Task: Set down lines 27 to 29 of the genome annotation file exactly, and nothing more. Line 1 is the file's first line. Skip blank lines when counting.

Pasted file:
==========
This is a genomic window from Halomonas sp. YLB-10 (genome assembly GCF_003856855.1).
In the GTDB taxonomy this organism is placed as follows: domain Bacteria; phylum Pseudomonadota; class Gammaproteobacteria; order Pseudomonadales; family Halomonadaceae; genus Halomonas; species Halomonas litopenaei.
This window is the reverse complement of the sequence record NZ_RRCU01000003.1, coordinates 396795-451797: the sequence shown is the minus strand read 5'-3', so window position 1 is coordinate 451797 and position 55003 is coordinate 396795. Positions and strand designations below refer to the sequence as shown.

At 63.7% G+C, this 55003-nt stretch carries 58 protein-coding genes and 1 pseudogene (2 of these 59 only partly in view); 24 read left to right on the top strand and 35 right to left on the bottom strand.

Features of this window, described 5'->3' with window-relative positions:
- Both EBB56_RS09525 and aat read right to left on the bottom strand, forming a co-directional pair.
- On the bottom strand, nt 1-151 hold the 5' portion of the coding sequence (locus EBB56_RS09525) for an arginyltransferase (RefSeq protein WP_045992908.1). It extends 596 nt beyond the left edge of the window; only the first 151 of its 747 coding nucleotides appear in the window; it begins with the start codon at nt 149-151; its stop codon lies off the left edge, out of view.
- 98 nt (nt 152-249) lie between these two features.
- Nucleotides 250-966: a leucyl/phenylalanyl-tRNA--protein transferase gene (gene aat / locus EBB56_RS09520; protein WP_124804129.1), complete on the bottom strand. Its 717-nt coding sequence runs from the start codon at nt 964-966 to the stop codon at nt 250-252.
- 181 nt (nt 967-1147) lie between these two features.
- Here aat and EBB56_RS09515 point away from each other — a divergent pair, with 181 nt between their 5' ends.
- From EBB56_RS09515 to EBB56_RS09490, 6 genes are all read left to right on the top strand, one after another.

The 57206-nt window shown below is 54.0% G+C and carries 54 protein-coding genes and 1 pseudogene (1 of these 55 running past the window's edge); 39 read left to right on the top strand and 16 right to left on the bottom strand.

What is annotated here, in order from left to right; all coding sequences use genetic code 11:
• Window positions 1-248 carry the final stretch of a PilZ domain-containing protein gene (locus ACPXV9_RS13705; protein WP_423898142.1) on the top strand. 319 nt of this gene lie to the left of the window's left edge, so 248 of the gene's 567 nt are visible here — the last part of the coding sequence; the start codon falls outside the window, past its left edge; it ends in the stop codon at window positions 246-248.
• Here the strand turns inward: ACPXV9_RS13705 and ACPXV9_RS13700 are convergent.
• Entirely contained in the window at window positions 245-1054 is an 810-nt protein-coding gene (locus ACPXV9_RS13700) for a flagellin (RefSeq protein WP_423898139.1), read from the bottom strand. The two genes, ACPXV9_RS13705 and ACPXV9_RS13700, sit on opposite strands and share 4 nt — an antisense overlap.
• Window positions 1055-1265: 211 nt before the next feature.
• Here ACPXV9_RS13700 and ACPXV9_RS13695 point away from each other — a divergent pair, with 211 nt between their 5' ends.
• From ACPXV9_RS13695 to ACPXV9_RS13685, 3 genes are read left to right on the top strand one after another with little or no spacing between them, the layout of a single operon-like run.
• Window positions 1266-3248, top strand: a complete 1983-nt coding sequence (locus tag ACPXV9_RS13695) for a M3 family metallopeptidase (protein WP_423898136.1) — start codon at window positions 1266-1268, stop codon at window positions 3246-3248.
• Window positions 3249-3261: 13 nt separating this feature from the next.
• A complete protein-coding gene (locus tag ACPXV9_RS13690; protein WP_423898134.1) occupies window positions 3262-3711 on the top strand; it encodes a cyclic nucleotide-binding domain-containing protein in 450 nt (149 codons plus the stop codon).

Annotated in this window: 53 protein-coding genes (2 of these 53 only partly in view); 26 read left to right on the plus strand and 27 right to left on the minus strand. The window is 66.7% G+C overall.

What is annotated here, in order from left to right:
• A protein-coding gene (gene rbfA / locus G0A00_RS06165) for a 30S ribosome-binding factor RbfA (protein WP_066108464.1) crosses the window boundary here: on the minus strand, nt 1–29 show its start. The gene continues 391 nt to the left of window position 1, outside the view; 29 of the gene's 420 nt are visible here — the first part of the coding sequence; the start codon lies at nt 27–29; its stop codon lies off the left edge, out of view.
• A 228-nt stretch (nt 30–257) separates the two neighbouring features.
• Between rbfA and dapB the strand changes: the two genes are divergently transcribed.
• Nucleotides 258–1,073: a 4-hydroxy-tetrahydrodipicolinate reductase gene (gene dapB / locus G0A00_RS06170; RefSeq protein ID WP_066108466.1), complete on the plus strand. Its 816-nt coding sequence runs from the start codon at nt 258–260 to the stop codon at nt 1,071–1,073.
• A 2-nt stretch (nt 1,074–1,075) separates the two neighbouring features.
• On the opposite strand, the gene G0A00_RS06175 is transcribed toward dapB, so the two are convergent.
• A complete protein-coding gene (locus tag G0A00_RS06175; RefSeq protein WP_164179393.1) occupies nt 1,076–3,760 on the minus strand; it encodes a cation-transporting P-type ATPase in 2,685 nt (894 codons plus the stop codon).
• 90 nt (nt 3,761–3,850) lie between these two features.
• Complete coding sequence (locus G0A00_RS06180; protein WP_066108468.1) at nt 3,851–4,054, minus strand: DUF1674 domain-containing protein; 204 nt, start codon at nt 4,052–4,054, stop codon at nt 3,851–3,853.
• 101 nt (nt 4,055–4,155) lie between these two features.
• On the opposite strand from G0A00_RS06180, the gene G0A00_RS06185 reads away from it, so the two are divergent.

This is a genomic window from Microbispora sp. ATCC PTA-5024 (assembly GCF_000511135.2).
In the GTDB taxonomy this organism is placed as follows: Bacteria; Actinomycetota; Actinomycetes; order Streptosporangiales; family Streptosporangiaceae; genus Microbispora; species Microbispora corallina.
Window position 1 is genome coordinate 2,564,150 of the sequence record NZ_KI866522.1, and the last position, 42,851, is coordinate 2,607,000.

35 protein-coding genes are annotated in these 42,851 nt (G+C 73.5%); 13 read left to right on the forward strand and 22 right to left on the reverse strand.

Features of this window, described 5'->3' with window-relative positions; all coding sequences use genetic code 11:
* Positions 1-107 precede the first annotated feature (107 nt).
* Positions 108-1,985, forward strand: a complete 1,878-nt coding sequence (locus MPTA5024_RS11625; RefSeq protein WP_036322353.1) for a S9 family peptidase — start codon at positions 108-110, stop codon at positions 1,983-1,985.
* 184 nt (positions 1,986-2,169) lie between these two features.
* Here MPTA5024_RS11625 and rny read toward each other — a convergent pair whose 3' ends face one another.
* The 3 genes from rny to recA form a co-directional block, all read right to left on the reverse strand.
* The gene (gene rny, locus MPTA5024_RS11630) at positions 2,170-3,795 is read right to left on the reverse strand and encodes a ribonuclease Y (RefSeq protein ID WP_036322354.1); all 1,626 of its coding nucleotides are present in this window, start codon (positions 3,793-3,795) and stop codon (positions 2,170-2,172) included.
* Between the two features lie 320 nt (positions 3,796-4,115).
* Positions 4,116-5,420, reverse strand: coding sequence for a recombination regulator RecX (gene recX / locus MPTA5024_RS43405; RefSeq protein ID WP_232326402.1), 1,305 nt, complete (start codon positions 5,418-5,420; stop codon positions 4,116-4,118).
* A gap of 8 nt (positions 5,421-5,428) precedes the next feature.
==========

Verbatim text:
• A 228-nt stretch (nt 30–257) separates the two neighbouring features.
• Between rbfA and dapB the strand changes: the two genes are divergently transcribed.
• Nucleotides 258–1,073: a 4-hydroxy-tetrahydrodipicolinate reductase gene (gene dapB / locus G0A00_RS06170; RefSeq protein ID WP_066108466.1), complete on the plus strand. Its 816-nt coding sequence runs from the start codon at nt 258–260 to the stop codon at nt 1,071–1,073.